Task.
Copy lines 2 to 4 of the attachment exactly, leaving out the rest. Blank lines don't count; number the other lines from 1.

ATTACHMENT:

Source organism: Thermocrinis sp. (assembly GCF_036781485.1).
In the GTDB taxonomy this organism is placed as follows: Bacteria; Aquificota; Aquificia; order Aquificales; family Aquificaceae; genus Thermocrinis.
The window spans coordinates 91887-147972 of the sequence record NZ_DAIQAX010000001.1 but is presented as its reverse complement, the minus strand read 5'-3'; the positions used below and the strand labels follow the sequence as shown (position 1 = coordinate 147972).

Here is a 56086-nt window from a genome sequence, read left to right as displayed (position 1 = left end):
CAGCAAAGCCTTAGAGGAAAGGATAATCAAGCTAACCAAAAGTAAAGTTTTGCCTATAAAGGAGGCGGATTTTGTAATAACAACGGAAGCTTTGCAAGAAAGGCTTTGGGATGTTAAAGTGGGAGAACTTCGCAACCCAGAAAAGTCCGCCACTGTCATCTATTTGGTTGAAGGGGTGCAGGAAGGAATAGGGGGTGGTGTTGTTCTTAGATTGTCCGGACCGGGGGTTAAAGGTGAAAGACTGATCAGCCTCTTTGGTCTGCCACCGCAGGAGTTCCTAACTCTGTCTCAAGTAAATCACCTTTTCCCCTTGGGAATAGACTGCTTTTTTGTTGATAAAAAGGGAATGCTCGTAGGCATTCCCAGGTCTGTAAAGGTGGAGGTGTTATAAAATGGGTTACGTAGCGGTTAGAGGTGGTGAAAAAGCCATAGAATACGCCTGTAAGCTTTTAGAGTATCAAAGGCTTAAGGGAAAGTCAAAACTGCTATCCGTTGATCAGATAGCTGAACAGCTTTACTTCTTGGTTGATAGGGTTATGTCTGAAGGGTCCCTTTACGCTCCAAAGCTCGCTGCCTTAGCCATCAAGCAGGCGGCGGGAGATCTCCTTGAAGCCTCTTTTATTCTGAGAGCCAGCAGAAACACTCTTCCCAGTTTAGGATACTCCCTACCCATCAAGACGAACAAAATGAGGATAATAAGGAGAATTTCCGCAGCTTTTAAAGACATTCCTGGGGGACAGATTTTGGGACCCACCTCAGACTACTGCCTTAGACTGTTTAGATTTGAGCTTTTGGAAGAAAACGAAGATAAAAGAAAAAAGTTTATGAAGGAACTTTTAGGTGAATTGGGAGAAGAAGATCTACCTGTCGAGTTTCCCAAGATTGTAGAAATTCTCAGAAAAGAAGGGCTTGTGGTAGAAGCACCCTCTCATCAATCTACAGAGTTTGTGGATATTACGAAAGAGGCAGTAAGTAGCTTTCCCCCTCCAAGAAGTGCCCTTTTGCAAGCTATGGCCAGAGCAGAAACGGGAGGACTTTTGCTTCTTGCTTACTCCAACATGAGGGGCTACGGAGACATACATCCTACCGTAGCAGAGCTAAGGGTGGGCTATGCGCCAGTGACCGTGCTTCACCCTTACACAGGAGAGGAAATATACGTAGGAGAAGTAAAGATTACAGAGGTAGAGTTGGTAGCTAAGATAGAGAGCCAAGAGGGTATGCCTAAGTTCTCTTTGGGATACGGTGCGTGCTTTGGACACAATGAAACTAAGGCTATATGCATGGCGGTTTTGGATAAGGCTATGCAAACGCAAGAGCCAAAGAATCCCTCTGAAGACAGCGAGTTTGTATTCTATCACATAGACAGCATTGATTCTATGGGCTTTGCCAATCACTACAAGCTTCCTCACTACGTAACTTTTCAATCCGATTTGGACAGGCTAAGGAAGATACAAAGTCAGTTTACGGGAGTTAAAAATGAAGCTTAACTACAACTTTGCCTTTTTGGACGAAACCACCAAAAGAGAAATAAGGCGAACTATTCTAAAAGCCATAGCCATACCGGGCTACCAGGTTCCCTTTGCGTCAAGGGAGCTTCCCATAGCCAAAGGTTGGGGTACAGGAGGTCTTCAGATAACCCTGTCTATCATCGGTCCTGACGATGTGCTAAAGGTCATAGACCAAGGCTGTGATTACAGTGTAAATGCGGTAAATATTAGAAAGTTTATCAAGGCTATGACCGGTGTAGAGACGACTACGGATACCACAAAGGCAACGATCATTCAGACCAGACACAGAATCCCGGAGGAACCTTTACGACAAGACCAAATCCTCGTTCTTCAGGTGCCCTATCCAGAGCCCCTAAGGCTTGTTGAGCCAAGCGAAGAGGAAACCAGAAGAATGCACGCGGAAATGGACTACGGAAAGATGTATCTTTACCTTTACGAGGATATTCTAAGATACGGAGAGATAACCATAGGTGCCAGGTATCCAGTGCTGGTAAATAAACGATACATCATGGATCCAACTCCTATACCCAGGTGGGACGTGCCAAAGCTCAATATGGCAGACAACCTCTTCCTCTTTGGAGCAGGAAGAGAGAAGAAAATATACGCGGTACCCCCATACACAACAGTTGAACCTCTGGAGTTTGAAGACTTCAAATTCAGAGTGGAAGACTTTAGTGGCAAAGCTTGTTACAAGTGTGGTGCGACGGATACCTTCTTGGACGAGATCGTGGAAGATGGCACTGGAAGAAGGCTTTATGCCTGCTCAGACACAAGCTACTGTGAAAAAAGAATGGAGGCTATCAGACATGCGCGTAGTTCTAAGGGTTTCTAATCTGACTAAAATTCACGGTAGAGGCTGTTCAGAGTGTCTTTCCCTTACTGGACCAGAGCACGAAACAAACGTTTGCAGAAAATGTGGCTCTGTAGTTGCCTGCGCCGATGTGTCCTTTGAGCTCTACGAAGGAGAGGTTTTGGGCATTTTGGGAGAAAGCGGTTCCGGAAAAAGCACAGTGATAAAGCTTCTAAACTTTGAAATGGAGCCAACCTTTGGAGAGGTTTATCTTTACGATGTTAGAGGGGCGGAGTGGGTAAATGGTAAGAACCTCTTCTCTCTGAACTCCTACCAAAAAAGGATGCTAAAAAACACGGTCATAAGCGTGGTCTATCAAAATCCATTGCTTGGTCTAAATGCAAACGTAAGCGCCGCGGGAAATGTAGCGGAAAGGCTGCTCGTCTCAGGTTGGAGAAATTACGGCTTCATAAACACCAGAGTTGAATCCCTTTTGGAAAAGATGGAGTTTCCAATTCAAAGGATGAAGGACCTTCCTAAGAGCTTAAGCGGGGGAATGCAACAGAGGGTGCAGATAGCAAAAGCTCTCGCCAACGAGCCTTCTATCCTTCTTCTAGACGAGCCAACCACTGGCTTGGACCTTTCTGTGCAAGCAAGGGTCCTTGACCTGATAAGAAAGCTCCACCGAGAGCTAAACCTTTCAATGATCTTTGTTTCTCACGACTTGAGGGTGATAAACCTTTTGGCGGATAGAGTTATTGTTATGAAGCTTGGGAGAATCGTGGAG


In the GTDB taxonomy this organism is placed as follows: Bacteria; Aquificota; Aquificia; order Aquificales; family Aquificaceae; genus Thermocrinis.
The window spans coordinates 91887-147972 of the sequence record NZ_DAIQAX010000001.1 but is presented as its reverse complement, the minus strand read 5'-3'; the positions used below and the strand labels follow the sequence as shown (position 1 = coordinate 147972).

Here is a 56086-nt window from a genome sequence, read left to right as displayed (position 1 = left end):